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IMMIGRATION

Anger over police chief’s call to build border fence

Updated: Chancellor Angela Merkel joined others in condemning the proposal by a police union chief on Sunday that Germany build a fence to block off its border with Austria.

Anger over police chief's call to build border fence
Refugees from Syria walking near the Austrian border with Germany. Photo: DPA.

Chairman of the German Police Union (DpolG) Rainer Wendt told the Welt am Sonntag newspaper that Germany should build a fence along its border with Austria.    

“If we close our borders this way, Austria will also close its border with Slovenia, and that's exactly the effect we need,” he said, insisting that Germany could no longer send out the message that everyone was welcome.

“Our internal order is in danger, we are close to social unrest, someone has to pull the emergency brake now,” he said, stressing that the only person who could do so was Chancellor Angela Merkel.

Merkel's spokesperson Steffen Seibert said on Monday that the Chancellor believed a fence would not do much to stop desperate people from entering the country.

Some members of Merkel's conservative “Union” parties, however, seemed to deviate from the Chancellor's stance. Chairman of the conservative block Christian von Stetten said that considering border fortifications should “not be taboo”, according to Bild.
 
But Wendt's fence suggestion did face criticism from other police unions.

The deputy president of police union GdP criticized Wendt’s plan, saying that Wendt offered “no contribution to solving the problem”, according to Frankfurter Allgemeine Zeitung.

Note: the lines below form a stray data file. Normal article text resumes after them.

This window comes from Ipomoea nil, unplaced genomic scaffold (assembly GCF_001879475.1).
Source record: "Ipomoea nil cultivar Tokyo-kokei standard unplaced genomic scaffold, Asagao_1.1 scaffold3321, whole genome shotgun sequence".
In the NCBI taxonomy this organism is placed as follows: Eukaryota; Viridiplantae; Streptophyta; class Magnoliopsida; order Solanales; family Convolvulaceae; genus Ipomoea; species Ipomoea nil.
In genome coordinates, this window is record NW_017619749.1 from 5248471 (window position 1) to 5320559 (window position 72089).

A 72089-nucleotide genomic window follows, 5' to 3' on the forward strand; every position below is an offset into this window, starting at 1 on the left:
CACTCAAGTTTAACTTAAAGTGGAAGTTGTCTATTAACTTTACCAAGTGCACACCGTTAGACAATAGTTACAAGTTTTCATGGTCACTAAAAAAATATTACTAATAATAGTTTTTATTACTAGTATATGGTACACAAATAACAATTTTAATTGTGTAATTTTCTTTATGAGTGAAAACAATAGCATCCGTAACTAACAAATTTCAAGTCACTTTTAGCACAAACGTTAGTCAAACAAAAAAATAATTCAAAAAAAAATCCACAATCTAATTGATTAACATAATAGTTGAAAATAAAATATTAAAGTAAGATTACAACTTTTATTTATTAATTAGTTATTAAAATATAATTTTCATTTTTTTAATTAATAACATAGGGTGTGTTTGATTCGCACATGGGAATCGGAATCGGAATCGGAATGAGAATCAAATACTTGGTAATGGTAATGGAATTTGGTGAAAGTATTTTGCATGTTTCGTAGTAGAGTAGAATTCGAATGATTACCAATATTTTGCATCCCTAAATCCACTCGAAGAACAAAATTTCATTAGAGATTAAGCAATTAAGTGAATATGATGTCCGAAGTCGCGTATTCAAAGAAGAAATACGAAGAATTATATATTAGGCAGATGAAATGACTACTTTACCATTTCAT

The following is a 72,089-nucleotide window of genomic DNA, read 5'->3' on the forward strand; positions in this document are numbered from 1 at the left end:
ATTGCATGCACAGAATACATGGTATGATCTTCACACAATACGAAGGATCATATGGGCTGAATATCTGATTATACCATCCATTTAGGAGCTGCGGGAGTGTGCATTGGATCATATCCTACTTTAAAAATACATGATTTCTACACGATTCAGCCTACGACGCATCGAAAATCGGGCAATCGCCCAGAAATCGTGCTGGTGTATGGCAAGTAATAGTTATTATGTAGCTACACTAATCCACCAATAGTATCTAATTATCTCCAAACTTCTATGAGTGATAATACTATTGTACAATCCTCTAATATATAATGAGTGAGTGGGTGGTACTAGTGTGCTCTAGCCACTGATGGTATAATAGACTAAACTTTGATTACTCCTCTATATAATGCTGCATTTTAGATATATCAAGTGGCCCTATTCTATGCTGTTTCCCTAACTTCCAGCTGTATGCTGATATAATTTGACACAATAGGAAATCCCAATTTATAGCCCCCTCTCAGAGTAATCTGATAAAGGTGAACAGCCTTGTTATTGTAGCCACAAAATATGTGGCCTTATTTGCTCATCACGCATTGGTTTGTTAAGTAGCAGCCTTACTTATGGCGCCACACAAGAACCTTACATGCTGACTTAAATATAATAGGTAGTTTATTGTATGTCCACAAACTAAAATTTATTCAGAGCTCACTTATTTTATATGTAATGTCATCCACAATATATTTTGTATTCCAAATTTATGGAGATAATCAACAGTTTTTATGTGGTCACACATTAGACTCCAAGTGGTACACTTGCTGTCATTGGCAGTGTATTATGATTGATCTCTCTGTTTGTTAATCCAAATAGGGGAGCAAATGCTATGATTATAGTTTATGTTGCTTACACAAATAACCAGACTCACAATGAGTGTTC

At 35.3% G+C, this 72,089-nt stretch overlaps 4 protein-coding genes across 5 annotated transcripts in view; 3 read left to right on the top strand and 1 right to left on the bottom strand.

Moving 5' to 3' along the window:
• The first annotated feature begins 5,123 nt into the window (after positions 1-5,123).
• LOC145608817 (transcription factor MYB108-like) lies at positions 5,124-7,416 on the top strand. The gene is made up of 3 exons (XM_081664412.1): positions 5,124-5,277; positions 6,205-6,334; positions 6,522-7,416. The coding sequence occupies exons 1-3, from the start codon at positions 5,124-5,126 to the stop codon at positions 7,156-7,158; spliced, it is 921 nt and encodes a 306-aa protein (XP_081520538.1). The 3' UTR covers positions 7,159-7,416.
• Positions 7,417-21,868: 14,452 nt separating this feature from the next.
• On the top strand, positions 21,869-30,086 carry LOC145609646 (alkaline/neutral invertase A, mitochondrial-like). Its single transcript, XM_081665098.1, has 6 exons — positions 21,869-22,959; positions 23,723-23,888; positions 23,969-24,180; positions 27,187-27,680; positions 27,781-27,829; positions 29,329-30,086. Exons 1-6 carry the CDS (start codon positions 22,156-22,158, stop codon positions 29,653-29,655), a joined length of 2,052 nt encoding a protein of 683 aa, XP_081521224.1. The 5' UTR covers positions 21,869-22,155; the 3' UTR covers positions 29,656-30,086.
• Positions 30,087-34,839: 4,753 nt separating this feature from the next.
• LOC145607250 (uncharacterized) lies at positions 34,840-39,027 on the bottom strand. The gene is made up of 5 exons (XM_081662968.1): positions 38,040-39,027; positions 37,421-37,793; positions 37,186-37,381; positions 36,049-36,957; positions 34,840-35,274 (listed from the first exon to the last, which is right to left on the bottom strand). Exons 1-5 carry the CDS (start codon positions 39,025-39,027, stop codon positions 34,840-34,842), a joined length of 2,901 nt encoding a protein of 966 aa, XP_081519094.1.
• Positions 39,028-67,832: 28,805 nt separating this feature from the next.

“The past has shown that border fences do not stop refugees, as authorities have also seen in Hungary,” said GdP’s Jörg Radek.

“A flood of refugees behaves in physics like water: they look for another way in.”

Criticism of Wendt’s proposal also came from the leader of Germany’s third-largest police union, the German Police Union (BDK). The BDK’s head, André Schulz, condemned Wendt’s statements as “unhelpful” in an opinion article for Die Welt.
 
Minister-President of Rhineland-Palatinate Malu Dreyer also weighed in, saying that such an idea was “unimaginable”.

“The Schengen agreement is such a great boon to Europe that for me it is completely unimaginable that we would actually shut off our borders, as suggested by the union,” Dreyer said on Sunday.

Wendt had previously called for the reintroduction of internal European border controls and demanded more personnel to deal with a record flood of refugees.

Europe has abolished passport controls between 26 countries in the so-called Schengen zone, which incorporates 26 EU members and stretches from Spain to Finland, and also includes Switzerland, Norway, Iceland and Liechtenstein.

However, police have stepped up spot-checks of travellers on intra-European trains, highways and flights.

Dreyer said that Wendt’s most recent suggestions run “completely and totally” contrary to European ideals.

IMMIGRATION

MAP: Who are the foreigners in Austria?

Austria's recent Migration & Integration report paints a detailed picture of who are the immigrants in the country, where they come from, the languages they speak at home and more.

MAP: Who are the foreigners in Austria?

More than a quarter of Austria’s population has a “migration background”, which, according to the statistics institute Statistik Austria, means that they have parents who both were born abroad, regardless of their own nationality or place of birth.

Though migration is a controversial topic for some, Statistik Austria made it clear that if not for it, the country would simply stop growing.

“Austria’s population is growing solely due to immigration. Without it, according to the population forecast, the number of inhabitants would fall back to the level of the 1950s in the long term”, says Statistik Austria’s director general Tobias Thomas.

READ ALSO: IN NUMBERS: One in four Austrian residents now of foreign origin

Who are the foreigners in Austria?

Not every person with a migration background is considered a foreigner, though. Many of them have parents who were born abroad but naturalised Austrians before having children, or they themselves became Austrian citizens later on.